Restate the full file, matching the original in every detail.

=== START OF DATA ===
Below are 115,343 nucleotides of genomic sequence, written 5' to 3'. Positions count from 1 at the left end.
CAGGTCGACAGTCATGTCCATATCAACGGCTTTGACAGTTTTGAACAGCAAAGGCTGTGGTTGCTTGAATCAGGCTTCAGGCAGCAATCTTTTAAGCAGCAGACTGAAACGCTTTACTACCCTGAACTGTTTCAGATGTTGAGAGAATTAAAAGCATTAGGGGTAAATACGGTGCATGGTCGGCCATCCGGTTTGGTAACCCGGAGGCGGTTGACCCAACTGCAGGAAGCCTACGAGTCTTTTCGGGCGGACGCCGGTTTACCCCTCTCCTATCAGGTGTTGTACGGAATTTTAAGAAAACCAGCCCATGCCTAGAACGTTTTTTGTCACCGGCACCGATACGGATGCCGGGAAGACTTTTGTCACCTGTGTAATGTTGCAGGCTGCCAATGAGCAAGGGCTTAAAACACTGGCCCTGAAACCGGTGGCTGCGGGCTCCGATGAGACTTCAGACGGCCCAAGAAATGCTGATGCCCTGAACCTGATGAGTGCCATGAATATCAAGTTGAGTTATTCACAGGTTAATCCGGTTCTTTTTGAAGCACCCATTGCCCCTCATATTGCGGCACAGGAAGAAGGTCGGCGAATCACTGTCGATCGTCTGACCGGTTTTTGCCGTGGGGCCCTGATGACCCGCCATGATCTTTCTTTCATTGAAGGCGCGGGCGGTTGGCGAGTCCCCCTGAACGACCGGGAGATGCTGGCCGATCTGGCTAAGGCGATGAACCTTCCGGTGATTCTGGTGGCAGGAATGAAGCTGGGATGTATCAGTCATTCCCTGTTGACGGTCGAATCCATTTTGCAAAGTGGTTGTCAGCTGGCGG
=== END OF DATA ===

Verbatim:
Below are 115,343 nucleotides of genomic sequence, written 5' to 3'. Positions count from 1 at the left end.
CAGGTCGACAGTCATGTCCATATCAACGGCTTTGACAGTTTTGAACAGCAAAGGCTGTGGTTGCTTGAATCAGGCTTCAGGCAGCAATCTTTTAAGCAGCAGACTGAAACGCTTTACTACCCTGAACTGTTTCAGATGTTGAGAGAATTAAAAGCATTAGGGGTAAATACGGTGCATGGTCGGCCATCCGGTTTGGTAACCCGGAGGCGGTTGACCCAACTGCAGGAAGCCTACGAGTCTTTTCGGGCGGACGCCGGTTTACCCCTCTCCTATCAGGTGTTGTACGGAATTTTAAGAAAACCAGCCCATGCCTAGAACGTTTTTTGTCACCGGCACCGATACGGATGCCGGGAAGACTTTTGTCACCTGTGTAATGTTGCAGGCTGCCAATGAGCAAGGGCTTAAAACACTGGCCCTGAAACCGGTGGCTGCGGGCTCCGATGAGACTTCAGACGGCCCAAGAAATGCTGATGCCCTGAACCTGATGAGTGCCATGAATATCAAGTTGAGTTATTCACAGGTTAATCCGGTTCTTTTTGAAGCACCCATTGCCCCTCATATTGCGGCACAGGAAGAAGGTCGGCGAATCACTGTCGATCGTCTGACCGGTTTTTGCCGTGGGGCCCTGATGACCCGCCATGATCTTTCTTTCATTGAAGGCGCGGGCGGTTGGCGAGTCCCCCTGAACGACCGGGAGATGCTGGCCGATCTGGCTAAGGCGATGAACCTTCCGGTGATTCTGGTGGCAGGAATGAAGCTGGGATGTATCAGTCATTCCCTGTTGACGGTCGAATCCATTTTGCAAAGTGGTTGTCAGCTGGCGG